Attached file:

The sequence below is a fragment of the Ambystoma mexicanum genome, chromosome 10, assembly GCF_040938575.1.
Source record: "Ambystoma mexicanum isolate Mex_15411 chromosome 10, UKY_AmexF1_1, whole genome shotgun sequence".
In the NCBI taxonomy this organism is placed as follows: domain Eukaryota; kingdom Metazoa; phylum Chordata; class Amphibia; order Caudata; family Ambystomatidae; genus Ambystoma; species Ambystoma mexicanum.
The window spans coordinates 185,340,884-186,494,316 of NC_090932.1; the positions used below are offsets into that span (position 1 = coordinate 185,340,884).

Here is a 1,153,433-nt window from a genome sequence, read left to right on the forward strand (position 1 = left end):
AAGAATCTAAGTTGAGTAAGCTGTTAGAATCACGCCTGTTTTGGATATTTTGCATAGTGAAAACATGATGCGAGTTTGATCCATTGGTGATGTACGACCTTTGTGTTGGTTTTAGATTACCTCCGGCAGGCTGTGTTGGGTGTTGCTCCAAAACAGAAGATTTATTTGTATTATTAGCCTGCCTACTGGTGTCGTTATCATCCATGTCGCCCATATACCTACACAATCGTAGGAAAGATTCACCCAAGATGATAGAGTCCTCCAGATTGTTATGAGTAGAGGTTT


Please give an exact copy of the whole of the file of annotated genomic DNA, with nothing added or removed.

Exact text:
The sequence below is a fragment of the Ambystoma mexicanum genome, chromosome 10, assembly GCF_040938575.1.
Source record: "Ambystoma mexicanum isolate Mex_15411 chromosome 10, UKY_AmexF1_1, whole genome shotgun sequence".
In the NCBI taxonomy this organism is placed as follows: domain Eukaryota; kingdom Metazoa; phylum Chordata; class Amphibia; order Caudata; family Ambystomatidae; genus Ambystoma; species Ambystoma mexicanum.
The window spans coordinates 185,340,884-186,494,316 of NC_090932.1; the positions used below are offsets into that span (position 1 = coordinate 185,340,884).

Here is a 1,153,433-nt window from a genome sequence, read left to right on the forward strand (position 1 = left end):
AAGAATCTAAGTTGAGTAAGCTGTTAGAATCACGCCTGTTTTGGATATTTTGCATAGTGAAAACATGATGCGAGTTTGATCCATTGGTGATGTACGACCTTTGTGTTGGTTTTAGATTACCTCCGGCAGGCTGTGTTGGGTGTTGCTCCAAAACAGAAGATTTATTTGTATTATTAGCCTGCCTACTGGTGTCGTTATCATCCATGTCGCCCATATACCTACACAATCGTAGGAAAGATTCACCCAAGATGATAGAGTCCTCCAGATTGTTATGAGTAGAGGTTT